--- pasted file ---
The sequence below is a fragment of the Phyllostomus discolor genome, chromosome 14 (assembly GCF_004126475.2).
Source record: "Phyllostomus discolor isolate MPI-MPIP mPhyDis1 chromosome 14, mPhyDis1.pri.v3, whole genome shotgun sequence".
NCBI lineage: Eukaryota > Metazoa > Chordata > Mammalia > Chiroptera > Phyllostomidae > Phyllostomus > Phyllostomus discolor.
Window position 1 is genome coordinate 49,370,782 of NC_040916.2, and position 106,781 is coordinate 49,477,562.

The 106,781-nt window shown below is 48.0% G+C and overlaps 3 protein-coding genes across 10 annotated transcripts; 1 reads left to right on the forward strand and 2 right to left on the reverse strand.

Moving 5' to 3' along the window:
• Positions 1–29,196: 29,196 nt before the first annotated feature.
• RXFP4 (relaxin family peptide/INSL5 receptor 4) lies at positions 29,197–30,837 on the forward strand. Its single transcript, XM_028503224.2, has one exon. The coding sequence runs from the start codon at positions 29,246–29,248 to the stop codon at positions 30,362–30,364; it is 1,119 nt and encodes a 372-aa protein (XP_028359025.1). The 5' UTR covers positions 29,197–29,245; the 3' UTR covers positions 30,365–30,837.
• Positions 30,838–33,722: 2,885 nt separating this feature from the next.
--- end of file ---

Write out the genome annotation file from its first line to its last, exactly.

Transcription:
The sequence below is a fragment of the Phyllostomus discolor genome, chromosome 14 (assembly GCF_004126475.2).
Source record: "Phyllostomus discolor isolate MPI-MPIP mPhyDis1 chromosome 14, mPhyDis1.pri.v3, whole genome shotgun sequence".
NCBI lineage: Eukaryota > Metazoa > Chordata > Mammalia > Chiroptera > Phyllostomidae > Phyllostomus > Phyllostomus discolor.
Window position 1 is genome coordinate 49,370,782 of NC_040916.2, and position 106,781 is coordinate 49,477,562.

The 106,781-nt window shown below is 48.0% G+C and overlaps 3 protein-coding genes across 10 annotated transcripts; 1 reads left to right on the forward strand and 2 right to left on the reverse strand.

Moving 5' to 3' along the window:
• Positions 1–29,196: 29,196 nt before the first annotated feature.
• RXFP4 (relaxin family peptide/INSL5 receptor 4) lies at positions 29,197–30,837 on the forward strand. Its single transcript, XM_028503224.2, has one exon. The coding sequence runs from the start codon at positions 29,246–29,248 to the stop codon at positions 30,362–30,364; it is 1,119 nt and encodes a 372-aa protein (XP_028359025.1). The 5' UTR covers positions 29,197–29,245; the 3' UTR covers positions 30,365–30,837.
• Positions 30,838–33,722: 2,885 nt separating this feature from the next.